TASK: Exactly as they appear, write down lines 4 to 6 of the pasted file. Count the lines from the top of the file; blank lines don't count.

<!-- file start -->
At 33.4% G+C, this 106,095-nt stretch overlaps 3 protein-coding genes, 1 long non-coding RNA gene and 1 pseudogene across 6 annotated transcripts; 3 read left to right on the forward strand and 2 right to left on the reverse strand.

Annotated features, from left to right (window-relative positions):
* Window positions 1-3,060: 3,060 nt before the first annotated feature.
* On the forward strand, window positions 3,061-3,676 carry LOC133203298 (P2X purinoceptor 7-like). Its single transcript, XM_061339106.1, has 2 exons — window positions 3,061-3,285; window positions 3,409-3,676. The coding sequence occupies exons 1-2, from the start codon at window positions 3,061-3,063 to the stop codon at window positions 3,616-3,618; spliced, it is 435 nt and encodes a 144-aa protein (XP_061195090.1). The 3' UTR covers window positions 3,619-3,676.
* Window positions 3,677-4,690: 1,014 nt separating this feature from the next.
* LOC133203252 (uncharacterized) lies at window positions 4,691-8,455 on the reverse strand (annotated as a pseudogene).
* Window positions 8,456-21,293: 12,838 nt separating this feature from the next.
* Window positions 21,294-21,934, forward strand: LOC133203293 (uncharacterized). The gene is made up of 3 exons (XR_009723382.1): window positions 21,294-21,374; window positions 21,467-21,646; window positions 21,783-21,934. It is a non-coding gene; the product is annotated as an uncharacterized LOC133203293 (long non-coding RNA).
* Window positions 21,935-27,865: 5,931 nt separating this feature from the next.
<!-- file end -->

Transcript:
* On the forward strand, window positions 3,061-3,676 carry LOC133203298 (P2X purinoceptor 7-like). Its single transcript, XM_061339106.1, has 2 exons — window positions 3,061-3,285; window positions 3,409-3,676. The coding sequence occupies exons 1-2, from the start codon at window positions 3,061-3,063 to the stop codon at window positions 3,616-3,618; spliced, it is 435 nt and encodes a 144-aa protein (XP_061195090.1). The 3' UTR covers window positions 3,619-3,676.
* Window positions 3,677-4,690: 1,014 nt separating this feature from the next.
* LOC133203252 (uncharacterized) lies at window positions 4,691-8,455 on the reverse strand (annotated as a pseudogene).